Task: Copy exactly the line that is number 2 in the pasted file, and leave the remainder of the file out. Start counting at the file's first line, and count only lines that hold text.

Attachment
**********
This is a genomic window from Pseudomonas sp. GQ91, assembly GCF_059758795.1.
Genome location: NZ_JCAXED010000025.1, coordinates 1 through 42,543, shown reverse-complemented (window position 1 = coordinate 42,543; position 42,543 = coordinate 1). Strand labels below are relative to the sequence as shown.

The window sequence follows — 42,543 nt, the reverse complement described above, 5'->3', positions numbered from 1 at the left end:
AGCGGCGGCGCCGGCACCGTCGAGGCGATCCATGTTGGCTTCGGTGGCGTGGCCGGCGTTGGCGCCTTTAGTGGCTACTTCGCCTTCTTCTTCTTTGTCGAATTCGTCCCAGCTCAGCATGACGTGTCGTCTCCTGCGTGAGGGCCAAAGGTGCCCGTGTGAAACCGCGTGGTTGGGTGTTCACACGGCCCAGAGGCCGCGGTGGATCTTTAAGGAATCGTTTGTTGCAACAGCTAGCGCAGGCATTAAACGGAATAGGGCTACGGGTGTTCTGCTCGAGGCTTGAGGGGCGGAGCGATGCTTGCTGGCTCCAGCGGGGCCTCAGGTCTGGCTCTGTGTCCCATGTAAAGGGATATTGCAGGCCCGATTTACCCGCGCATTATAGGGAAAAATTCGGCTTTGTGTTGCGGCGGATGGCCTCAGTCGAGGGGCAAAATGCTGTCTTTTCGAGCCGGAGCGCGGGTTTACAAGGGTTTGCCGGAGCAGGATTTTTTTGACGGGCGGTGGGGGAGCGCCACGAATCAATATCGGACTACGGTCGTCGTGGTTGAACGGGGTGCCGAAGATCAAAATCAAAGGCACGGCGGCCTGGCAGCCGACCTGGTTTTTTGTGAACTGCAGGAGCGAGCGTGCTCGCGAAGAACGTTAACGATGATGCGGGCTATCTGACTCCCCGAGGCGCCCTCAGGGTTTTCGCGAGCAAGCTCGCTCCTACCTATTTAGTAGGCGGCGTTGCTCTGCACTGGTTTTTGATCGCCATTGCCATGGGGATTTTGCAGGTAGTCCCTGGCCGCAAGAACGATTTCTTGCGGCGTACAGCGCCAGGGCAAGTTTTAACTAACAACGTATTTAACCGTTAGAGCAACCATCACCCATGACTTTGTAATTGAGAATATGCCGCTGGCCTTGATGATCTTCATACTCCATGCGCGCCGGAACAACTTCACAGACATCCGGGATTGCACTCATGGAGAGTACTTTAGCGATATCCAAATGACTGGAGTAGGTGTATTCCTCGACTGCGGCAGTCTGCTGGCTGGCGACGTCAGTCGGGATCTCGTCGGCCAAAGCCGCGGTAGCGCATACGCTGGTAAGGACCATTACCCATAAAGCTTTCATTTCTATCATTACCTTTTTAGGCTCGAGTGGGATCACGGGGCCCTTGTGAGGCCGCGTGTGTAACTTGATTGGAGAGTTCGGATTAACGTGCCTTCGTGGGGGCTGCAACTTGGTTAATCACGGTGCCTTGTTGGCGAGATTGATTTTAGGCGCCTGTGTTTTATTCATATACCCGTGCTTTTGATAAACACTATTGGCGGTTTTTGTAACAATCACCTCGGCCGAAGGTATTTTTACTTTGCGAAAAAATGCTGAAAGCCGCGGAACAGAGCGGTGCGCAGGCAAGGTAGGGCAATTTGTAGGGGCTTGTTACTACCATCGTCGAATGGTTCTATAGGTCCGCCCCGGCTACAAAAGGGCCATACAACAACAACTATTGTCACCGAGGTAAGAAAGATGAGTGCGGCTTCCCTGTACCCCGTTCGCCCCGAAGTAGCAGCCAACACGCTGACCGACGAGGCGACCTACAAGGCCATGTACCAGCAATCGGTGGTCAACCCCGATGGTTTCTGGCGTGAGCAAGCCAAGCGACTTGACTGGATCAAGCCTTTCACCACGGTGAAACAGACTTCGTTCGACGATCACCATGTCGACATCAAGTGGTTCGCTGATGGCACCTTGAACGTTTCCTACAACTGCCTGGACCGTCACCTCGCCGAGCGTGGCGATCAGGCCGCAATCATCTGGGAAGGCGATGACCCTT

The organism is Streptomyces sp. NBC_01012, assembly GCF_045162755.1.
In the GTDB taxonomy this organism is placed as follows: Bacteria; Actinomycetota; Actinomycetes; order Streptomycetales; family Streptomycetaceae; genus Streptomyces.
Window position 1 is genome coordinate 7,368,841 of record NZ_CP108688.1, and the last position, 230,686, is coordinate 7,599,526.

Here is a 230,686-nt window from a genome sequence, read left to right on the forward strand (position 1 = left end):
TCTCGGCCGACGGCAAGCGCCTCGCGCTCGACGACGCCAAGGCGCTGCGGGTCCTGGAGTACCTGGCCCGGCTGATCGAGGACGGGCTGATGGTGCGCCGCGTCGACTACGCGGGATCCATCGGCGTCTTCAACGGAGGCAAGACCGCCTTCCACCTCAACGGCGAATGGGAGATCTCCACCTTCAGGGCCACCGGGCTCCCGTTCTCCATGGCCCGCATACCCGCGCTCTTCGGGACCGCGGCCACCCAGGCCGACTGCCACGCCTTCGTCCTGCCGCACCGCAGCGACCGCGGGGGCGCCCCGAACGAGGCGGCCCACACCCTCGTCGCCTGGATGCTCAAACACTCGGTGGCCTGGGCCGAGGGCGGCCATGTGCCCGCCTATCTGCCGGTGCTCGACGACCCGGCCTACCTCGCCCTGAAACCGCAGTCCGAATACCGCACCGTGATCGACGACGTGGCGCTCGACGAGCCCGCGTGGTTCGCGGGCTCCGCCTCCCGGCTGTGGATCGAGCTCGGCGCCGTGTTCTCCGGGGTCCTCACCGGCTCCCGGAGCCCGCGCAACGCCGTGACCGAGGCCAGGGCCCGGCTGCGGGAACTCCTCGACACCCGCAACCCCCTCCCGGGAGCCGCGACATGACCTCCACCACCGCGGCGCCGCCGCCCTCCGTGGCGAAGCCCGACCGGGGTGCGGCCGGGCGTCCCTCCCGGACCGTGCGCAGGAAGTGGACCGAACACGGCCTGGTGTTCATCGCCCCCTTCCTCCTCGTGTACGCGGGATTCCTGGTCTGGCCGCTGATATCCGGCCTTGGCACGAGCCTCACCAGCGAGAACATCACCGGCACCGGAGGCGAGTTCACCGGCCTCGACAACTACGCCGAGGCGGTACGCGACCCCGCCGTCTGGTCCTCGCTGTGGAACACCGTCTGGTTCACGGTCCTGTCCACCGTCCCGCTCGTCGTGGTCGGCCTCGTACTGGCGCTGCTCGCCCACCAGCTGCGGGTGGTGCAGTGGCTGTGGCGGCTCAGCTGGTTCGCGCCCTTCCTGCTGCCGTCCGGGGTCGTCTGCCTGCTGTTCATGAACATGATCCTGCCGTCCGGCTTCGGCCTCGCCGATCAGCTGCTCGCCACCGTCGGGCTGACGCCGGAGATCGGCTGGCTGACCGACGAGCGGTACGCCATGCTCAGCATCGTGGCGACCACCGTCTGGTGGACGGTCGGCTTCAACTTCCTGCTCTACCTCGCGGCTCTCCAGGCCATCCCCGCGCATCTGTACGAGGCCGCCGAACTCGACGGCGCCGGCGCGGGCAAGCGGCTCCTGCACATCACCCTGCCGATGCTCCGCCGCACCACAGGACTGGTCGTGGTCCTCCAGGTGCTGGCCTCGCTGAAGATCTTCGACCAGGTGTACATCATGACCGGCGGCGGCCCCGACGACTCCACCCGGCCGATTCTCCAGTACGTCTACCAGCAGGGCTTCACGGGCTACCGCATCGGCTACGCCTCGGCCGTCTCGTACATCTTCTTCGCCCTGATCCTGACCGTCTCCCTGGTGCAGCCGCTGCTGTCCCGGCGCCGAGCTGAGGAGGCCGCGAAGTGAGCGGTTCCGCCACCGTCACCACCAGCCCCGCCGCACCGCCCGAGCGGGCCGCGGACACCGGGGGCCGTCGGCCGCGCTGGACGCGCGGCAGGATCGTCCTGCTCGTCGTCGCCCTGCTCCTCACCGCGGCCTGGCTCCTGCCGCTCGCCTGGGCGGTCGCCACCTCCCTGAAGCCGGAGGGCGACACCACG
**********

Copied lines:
Genome location: NZ_JCAXED010000025.1, coordinates 1 through 42,543, shown reverse-complemented (window position 1 = coordinate 42,543; position 42,543 = coordinate 1). Strand labels below are relative to the sequence as shown.